Mr. George Tremblay’s December 4, 2019 letter to the editor contains two points that both require a response.
First, he alleges that, in terms of the requirement to select “the best qualified candidates” for boards and commissions, “there are no defined qualifications necessary to fill vacancies … Applicants need only to be willing to serve.” I would direct Mr. Tremblay to the Council’s own rules, specifically Rule 13.2, which requires the best qualified candidate be selected. The Town Code, paragraph 37-1, section D, requires for employees that “[a]ppointments, promotions and other actions shall be based on merit.” Does Mr. Tremblay suggest that commission members be held to a lesser standard? There are no defined qualifications to fill vacancies nor, given the large variety of vacancies that arise, can there be. This does not mean that Rule 13.2 can be ignored when it suits the CCA dominated Council. It is expected that they would apply that standard when selecting commission members, something they seem not to have done, at least at times. Indeed, being willing to serve is what constitutes a volunteer and must be met before any name even comes to the Council for their further consideration.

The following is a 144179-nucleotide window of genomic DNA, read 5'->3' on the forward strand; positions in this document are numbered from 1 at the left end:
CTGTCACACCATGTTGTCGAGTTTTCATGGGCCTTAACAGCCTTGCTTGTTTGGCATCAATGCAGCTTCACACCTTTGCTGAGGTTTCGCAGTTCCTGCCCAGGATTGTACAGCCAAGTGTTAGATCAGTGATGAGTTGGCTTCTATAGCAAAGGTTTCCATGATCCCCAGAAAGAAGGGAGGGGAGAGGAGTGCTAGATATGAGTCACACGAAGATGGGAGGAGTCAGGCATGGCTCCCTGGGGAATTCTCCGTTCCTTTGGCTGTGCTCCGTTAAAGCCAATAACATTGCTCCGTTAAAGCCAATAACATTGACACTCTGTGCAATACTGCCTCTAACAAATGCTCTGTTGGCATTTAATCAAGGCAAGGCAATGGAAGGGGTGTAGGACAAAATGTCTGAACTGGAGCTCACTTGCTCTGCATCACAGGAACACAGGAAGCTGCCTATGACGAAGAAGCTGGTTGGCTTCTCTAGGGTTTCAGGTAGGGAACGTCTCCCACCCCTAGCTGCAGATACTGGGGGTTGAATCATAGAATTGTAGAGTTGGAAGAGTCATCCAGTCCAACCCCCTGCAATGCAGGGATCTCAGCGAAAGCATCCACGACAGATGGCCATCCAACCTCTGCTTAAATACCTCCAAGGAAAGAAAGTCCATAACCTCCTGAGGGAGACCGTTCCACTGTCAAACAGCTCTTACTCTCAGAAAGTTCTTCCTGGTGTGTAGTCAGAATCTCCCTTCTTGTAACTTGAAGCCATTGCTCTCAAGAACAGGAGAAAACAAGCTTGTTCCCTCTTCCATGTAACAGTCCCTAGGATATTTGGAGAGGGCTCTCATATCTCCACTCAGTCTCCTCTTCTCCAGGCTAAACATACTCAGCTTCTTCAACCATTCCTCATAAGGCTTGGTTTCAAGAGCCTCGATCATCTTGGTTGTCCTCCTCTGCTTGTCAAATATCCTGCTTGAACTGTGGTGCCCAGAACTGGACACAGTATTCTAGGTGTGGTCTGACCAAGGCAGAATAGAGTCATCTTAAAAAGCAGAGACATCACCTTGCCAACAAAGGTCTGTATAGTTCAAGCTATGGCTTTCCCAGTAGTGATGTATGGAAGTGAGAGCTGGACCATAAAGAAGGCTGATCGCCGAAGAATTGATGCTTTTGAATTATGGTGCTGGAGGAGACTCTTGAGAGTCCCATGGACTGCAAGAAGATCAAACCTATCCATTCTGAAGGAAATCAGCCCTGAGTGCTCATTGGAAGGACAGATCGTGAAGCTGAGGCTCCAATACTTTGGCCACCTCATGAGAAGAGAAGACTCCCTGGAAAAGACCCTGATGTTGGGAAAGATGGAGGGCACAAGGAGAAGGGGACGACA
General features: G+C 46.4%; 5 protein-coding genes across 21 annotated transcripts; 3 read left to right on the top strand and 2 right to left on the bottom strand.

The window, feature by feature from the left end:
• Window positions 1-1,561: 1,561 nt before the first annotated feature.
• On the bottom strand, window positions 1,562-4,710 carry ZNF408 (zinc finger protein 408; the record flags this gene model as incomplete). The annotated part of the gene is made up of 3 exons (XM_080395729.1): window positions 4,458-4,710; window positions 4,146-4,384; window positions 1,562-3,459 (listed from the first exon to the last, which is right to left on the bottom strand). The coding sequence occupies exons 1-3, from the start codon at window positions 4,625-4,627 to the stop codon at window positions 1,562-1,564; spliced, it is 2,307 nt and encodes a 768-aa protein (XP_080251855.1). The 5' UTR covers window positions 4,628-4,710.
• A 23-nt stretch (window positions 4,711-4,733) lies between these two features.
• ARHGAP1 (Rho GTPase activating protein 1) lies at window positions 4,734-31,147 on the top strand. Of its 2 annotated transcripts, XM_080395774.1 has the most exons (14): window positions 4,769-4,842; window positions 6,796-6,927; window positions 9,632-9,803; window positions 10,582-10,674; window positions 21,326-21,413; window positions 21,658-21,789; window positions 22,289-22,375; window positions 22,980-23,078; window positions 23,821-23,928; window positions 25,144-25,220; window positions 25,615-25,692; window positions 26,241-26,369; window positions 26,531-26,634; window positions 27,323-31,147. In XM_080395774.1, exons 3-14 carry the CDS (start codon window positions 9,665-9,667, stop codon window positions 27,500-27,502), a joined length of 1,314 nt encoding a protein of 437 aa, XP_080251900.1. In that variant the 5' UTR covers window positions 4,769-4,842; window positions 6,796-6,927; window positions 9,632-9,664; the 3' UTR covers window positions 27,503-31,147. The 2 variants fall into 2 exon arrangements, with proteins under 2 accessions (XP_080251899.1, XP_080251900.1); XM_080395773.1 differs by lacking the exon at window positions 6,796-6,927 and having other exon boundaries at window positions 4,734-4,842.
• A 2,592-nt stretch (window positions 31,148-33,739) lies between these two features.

Second, he echoes a position previously stated by the Charlestown Citizens Alliance (CCA) group. It holds that having been elected allows a Council member to take any position and make any decision without any further input or regard for the wishes of the electorate. The absurdity of this position is self-evident and explains the reason that Charlestown Residents United (CRU) was formed and continues to remain active in town government. Rather than “defy[ing] the electorate [for the Council] to make politically incompatible appointments,” the Council must make possibly politically incompatible appointments under Rule 13.2 and for the exercise of a true representative democracy.
Kenneth Robbins, MD
This letter was published in The Westerly Sun on December 9.